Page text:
Abhijit Gangopadhyay | A Judge’s entry into politics

Former Calcutta HC Judge joins BJP, triggering questions about his judgments

Updated - March 07, 2024 10:33 am IST

Published - March 07, 2024 01:10 am IST

Abhijit Gangopadhyay, who resigned as a judge of the Calcutta High Court, at his residence in Kolkata on March 5, 2024.

Abhijit Gangopadhyay, who resigned as a judge of the Calcutta High Court, at his residence in Kolkata on March 5, 2024. | Photo Credit: Debasish Bhaduri

Election season in West Bengal usually triggers a series of defections and politicians adept at gauging the political weather make little hesitation in switching sides. However, something unusual occurred this election season in the State on March 5, when hours after resigning as a Judge of Calcutta High Court, Abhijit Gangopadhyay announced his plans to join the Bharatiya Janata Party (BJP).

The 61-year-old former Judge also made little qualms about eagerly awaiting a ticket from the BJP in the upcoming Lok Sabha polls. “I was in touch with the BJP and the BJP was in touch with me,” the former Judge said.

This remark provided enough reasons for the Trinamool Congress leadership to question whether the orders that Mr. Gangopadhyay delivered as a Judge were free from political bias. The State’s ruling party which has suffered several setbacks in a series of orders delivered by the former Judge, has sought review of all the orders.

The orders delivered by Mr. Gangopadhyay not only had far-reaching implications as far as the fate of thousands of job aspirants and teachers and non-teaching staff of the State was concerned, but they also dominated the political discourse in West Bengal since 2021.

The former judge had directed investigation by the Central Bureau of Investigation (CBI) on at least 14 occasions in cases relating to the school and municipal recruitment scam in West Bengal. Multiple FIRs were filed by agencies based on these orders and the investigation came as a major setback to the Trinamool Congress in its third term. Ministers, MLAs, and leaders of ruling parties were arrested, hordes of cash were seized and the commission in charge of requirements made to publish details of how examinations were manipulated and OMR (optical mark reader) sheets were forged to deprive deserving candidates.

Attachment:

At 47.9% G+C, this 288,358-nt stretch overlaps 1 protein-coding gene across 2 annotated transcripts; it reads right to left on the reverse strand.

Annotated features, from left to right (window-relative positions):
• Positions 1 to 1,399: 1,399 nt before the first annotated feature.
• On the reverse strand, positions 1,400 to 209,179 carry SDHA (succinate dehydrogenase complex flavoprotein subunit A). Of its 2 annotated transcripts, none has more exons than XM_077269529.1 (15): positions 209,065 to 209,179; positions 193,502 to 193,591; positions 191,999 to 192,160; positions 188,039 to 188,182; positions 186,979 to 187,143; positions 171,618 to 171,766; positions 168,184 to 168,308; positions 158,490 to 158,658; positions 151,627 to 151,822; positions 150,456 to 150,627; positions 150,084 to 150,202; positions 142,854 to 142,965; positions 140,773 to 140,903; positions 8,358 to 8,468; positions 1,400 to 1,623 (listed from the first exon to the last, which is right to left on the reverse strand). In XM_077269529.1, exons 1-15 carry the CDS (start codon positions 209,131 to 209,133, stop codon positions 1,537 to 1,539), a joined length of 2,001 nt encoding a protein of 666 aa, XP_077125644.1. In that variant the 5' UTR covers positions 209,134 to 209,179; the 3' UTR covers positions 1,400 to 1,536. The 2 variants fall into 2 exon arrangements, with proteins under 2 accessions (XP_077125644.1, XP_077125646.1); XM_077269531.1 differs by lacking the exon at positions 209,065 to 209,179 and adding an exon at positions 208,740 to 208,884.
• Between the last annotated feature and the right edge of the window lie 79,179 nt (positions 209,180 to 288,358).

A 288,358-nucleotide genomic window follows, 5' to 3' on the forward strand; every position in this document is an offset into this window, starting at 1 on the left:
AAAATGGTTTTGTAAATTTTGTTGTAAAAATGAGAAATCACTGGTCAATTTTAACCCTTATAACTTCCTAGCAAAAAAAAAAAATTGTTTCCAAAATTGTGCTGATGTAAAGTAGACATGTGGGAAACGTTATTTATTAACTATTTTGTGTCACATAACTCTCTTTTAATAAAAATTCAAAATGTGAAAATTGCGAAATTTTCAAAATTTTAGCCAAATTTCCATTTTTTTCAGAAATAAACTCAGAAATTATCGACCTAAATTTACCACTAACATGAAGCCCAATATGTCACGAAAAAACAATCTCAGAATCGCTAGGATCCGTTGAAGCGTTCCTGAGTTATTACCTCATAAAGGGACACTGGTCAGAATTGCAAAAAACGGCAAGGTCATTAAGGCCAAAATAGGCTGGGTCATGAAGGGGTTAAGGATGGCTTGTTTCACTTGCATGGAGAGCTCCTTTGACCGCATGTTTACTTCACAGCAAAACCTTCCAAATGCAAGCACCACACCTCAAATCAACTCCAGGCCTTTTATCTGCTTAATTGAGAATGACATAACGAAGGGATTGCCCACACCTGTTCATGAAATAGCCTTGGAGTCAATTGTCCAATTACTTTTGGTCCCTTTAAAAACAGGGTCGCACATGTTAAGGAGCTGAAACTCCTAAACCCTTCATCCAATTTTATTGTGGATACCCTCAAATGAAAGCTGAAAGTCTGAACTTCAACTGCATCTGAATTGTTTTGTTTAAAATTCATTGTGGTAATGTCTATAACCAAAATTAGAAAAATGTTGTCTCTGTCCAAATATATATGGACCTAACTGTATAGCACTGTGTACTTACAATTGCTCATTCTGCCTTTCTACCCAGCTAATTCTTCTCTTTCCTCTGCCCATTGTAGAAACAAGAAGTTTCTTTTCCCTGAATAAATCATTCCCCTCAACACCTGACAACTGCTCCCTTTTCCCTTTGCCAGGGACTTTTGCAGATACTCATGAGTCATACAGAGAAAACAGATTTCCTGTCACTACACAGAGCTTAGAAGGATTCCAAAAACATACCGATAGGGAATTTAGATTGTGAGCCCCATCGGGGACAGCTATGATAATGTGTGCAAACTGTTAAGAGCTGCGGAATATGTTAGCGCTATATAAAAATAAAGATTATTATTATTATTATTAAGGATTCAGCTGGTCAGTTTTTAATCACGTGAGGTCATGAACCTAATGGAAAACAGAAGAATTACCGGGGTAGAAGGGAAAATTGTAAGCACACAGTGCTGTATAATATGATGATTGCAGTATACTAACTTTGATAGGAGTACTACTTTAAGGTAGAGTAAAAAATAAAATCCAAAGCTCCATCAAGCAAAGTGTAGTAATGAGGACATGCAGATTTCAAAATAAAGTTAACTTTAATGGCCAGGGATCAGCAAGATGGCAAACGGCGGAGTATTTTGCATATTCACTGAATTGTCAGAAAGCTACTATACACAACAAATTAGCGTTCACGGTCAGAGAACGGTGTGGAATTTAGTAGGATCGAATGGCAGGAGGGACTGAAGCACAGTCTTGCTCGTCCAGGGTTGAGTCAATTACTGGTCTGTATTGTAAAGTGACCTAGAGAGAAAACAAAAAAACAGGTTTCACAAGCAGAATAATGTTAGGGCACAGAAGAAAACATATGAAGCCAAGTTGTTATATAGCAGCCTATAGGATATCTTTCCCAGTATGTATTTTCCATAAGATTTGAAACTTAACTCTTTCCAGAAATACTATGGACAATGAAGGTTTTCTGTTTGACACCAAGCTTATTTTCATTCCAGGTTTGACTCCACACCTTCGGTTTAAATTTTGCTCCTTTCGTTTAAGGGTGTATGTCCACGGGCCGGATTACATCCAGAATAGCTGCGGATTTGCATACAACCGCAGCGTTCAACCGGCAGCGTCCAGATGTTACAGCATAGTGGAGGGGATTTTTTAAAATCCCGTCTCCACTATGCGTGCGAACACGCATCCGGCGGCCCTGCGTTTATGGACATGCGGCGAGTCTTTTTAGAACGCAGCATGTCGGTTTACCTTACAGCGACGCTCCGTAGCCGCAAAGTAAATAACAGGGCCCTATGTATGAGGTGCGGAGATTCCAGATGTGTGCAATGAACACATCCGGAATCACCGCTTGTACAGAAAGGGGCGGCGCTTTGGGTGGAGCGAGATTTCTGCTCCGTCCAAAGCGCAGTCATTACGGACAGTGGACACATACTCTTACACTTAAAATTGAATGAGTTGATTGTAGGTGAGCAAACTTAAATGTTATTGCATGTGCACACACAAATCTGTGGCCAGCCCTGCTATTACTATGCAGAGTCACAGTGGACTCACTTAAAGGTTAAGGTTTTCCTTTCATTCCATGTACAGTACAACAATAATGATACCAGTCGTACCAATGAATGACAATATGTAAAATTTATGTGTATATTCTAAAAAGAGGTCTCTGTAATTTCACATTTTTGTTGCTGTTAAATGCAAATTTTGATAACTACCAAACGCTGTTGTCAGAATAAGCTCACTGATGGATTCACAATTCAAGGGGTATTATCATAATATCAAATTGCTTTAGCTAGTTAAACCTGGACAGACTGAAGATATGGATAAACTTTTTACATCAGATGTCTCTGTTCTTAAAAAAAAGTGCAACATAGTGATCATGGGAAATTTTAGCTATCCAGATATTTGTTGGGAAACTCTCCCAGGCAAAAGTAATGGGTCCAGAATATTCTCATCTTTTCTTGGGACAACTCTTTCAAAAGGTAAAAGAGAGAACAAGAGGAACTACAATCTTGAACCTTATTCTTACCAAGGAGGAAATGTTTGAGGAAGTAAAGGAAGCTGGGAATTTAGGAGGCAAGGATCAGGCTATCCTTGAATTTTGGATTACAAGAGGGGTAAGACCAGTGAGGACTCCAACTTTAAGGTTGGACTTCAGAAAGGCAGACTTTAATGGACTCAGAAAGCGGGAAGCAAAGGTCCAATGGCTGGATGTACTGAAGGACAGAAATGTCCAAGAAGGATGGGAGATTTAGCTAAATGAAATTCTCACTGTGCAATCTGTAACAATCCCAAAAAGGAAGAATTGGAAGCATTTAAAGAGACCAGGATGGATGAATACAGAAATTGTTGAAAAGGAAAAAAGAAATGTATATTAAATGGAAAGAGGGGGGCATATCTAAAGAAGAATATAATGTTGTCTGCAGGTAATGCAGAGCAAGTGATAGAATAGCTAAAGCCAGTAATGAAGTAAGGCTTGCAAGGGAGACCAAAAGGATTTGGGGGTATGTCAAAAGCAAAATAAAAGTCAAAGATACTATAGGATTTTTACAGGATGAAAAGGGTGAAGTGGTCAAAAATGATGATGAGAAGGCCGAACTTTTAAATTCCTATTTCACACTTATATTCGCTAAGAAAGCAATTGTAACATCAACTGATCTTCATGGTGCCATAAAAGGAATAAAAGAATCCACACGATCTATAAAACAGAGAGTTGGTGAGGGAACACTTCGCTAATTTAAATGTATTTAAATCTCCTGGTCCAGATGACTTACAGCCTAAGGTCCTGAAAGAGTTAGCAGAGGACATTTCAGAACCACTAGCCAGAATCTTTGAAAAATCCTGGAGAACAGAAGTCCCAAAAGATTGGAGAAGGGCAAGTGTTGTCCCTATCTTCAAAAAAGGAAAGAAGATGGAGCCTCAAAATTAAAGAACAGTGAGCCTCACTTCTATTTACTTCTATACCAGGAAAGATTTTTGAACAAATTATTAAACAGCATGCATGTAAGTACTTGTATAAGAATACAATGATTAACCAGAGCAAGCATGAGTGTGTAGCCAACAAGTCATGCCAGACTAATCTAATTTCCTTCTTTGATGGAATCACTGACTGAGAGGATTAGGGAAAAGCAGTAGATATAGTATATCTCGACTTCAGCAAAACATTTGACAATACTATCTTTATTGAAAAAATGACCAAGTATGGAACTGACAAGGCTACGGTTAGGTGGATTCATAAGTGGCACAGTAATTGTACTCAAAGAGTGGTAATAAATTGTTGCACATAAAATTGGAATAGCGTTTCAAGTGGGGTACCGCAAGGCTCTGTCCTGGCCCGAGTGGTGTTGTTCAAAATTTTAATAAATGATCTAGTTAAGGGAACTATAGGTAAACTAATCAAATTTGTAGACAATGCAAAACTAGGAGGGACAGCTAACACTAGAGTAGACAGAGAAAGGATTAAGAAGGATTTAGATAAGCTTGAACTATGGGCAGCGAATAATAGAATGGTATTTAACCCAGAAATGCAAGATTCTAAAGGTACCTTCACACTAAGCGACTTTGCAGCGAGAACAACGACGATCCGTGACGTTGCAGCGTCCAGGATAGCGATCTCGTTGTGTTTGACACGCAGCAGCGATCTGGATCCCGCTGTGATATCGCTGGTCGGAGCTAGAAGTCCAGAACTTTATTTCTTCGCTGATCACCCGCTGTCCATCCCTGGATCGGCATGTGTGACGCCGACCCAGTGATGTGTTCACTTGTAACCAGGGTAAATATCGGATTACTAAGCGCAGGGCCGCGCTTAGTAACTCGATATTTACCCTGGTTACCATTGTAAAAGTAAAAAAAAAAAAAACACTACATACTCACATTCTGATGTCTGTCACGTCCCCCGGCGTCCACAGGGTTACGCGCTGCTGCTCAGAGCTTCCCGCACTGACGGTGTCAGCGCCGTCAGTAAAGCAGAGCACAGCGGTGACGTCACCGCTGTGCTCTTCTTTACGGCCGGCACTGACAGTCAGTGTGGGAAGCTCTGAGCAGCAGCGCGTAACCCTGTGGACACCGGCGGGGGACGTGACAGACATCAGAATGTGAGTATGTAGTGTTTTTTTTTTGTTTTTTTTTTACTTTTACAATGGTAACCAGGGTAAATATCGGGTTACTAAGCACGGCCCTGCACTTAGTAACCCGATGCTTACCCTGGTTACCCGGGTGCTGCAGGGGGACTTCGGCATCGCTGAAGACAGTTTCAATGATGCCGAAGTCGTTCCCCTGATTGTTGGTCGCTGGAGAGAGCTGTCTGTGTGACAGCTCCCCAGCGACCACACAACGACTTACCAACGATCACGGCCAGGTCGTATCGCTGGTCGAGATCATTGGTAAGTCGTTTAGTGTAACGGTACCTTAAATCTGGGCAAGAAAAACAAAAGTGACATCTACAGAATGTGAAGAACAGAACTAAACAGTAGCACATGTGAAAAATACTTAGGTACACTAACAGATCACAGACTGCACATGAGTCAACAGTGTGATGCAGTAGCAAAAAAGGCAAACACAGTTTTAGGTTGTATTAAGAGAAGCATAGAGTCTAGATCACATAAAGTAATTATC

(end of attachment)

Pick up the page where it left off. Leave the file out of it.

What has surprised people of the State more than this sudden decision is the scathing political remarks made by someone who stood in judgment of the corruption in the recruitment system of West Bengal for the past several years. Mr. Gangopadhyay said that he could not join the party because he was a “proud Hindu” and chose to stay away from the Congress party as it was a party of a “single family”. “Trinamool is not a political party. It is a jatra (rural theatre) party. The act they are performing in Maa, Maati, Manus,” he said making scathing references to Trinamool general secretary Abhishek Banerjee.

During his eventful and controversial career, the former Judge who was appointed as Additional Judge in May 2018 and elevated as a permanent Judge of the High Court in July 2020, had on a number of occasions ruffled feathers with the bar. 

On January 27, 2024, the Supreme Court of India had to intervene after Mr. Gangopadhyay made allegations against a senior Judge at Calcutta High Court in his order accusing him of ‘misconduct’ and harbouring political bias in favour of the State’s ruling dispensation. Earlier on April 28, 2023, the court stayed his order to place before him, by midnight, documents based on which the Supreme Court had earlier in the day reassigned a case to itself.

By severing ties with the judiciary five months before his superannuation, Mr. Gangopadhyay has now opened himself to the attacks of his political opponents who will not stop at criticising him but will raise questions on his judgments. This development may have some bearing on the functioning of the judiciary and will set a wrong precedent since Judges have been considered immune to public criticism.

The critics of Mr. Gangopadhyay are frequently referring to a remark by former Union Minister Late Arun Jaitley where the BJP leader had said “Pre-retirement judgments are influenced by post-retirement jobs”.

Questions are also being raised as to the timing of Mr. Gangopadhyay’s resignation particularly when the BJP is busy selecting candidates for the upcoming Lok Sabha polls in West Bengal.

Mr. Gangopadhyay said that he wanted to contribute to the people of the State using a ‘larger platform’ than the judiciary which had its limitations. The people of West Bengal are curious to see whether he would continue his fight against corruption in his second innings as a politician or whether he is only trying to use the political winds before the Lok Sabha elections to his own advantage.

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